I don't know if it's "happily." But (a) clearly Paige wanted to cut ties with Emily, so all Emily could really do was learn to accept that, and (b) at least Emily knew that Paige was happy and alive, rather than wondering if Paige had OD'd in an alley somewhere. Under those circumstances, it would probably be easier to deal with the truth than usual. God knows I've been friend-dumped out of the blue enough myself to know how this routine goes, and this story has a lot more than you get when it happens IRL.

I do kind of think that giving up your best friend (when ahem, she already gave you up) is kind of a cheat for a sacrifice, though. It's like giving up your favorite fruit for Lent when it's not in season during Lent anyway, or something like that. If I were the Mean Gods Of Dictating Sacrifices, I probably would have buzzkilled that one as a "not enough." But then again, I just finished reading a book (The Wishing Thread) that talks about the magic of sacrifices as being something that you want to keep and it hurts you to give up....but in Emily's case, she can't really "keep" Paige anyway, so it's still easier to sacrifice your hope of her. But maybe I'm biased on the topic.

My favorite moment of this was the John Cage "this has been going on for 4 minutes...OHHHHHHHHHHHHH...." without ever flat out saying "four minutes, 33 seconds." Adorable geek moment.

What does Lynette do about shoes? I want to know.
Logged
bizbrig
Palmer
**
Posts: 39



« Reply #11 on: September 18, 2013, 05:39:10 PM »

I really loved the way Tina Connolly voiced this piece. It more than made up for the occasional noise on the recording. Bravo!
Logged
yicheng
Matross
****
Posts: 221


« Reply #12 on: September 19, 2013, 12:48:45 PM »

Count me as another one that had audio troubles, although it was still listenable.

As for the story, to be honest, I had a hard time with this one.  I found the protagonist to be whiny, self-absorbed, and a too-stereotypical "special snowflake" emo kid.  While I realize that this is a LGBT story, the problem is that if you took the lesbianism out, it leaves a rather weak story which is basically about a teenager getting over her/his first crush.  I also found the whole concept of having a "loss" in order to open the "secret fairy portal" to be rather contrived and ire-inducing.  The first thing that came to mind was the Buddhist parable of the Mustard Seed:  http://www.pitt.edu/~dash/mourn.html.  Basically, the take away is that every single person in the world suffers loss, and it's only the extremely young, ignorant, or sheltered that imagine themselves somehow unique because of it.  Are we to assume that the protagonist's loss is somehow so profoundly great that only she was uniquely suited for the task?  If the metric is the quantity of suffering, the fairies could have literally walked down the street and stopped random people.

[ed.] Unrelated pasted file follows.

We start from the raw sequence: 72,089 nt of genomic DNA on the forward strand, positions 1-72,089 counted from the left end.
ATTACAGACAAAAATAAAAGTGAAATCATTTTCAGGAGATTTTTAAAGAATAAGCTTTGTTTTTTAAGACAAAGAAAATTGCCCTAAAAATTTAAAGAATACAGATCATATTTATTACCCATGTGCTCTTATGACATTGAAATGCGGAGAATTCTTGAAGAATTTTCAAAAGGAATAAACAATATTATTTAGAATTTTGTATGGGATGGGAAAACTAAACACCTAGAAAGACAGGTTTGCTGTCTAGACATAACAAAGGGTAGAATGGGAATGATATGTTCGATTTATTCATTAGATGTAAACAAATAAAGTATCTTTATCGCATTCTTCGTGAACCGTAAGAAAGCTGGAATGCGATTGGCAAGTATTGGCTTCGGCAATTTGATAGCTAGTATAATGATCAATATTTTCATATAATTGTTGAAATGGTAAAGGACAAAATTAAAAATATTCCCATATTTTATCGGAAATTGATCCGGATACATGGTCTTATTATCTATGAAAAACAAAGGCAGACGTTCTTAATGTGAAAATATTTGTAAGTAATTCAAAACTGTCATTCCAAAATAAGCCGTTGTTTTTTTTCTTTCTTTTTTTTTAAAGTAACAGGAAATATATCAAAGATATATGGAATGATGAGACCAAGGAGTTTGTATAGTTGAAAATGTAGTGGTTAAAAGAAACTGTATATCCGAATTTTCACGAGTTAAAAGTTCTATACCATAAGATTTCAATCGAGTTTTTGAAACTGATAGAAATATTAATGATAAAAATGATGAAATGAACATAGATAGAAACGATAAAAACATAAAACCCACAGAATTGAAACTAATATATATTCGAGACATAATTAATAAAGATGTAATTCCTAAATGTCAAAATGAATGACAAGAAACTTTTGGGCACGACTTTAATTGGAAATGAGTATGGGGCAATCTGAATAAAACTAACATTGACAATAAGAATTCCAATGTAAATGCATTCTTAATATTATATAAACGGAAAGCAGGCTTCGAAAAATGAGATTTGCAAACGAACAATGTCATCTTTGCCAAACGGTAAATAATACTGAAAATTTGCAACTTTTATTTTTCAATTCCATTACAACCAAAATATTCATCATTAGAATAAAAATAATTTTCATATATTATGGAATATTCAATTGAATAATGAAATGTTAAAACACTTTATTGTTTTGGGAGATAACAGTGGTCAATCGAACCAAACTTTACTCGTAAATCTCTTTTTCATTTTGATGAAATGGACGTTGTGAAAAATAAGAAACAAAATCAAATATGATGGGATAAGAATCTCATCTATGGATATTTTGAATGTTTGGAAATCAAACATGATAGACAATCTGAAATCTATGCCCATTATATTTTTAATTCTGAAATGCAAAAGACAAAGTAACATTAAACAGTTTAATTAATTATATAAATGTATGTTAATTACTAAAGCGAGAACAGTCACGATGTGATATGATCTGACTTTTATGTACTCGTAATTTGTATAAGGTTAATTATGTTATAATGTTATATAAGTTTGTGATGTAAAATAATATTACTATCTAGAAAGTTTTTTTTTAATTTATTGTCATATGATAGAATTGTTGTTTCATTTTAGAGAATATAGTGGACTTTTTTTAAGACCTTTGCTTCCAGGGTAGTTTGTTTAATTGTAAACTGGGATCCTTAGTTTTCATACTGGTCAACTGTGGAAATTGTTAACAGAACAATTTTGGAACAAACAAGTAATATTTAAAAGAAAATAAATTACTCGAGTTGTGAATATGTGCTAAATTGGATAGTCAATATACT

Logged
evrgrn_monster
Lochage
*****
Posts: 356


SQUAW, MY OPINIONS.


« Reply #13 on: September 19, 2013, 08:56:43 PM »

This gets a mixed review from me. There was a lot to like in the piece. For one, there was a great, easy-going flow from one scene to another, none of which felt rushed or unnecessary. I also enjoyed pretty much everything about Lynette and Kel's mythology, although I am still a bit mystified about exactly why they were kicked out in the first place. I was listening to this at work though, so I'll be the first to admit that this may have been me being distracted by paperwork. The narration was great too; Tina always knocks these things out of the park.

However, I too got the "special little snowflake" vibe from Emily, and found her to be more annoying than someone I could empathize with. (This is coming from a kid who hung out with the goths, gays, and outcasts in a tiny school on a military base, and therefore probably would know where this character was coming from.) I don't feel like she grew at all in this story; she simply switched her journal over to another person in the end. She doesn't change or learn how to be better or how to cope with people leaving. She remained static, and that just left a bad taste in my mouth.

I actually felt the most for Anna, who was just trying to show a new friend a nice night out on the town, and instead was given a bitter reminder that the person she loved didn't love her enough, only to see them fly away. Then, she has to go to work with the person that caused it the next day? Man, that has got to be absolutely awful.
Logged

Moritz
Lochage
*****
Posts: 491



« Reply #14 on: September 20, 2013, 01:45:59 AM »

@ evgrn_monster: I totally agree with your points.
Logged
Spindaddy
Peltast
***
Posts: 158


Small god of doughnuts


« Reply #15 on: September 20, 2013, 07:49:51 PM »

I liked the story, but mainly b/c I was listening to it on the way home after a long day of corporate drudgery and I wanted nothing more than to believe there is magic out there somewhere beyond spreadsheets and TPS reports.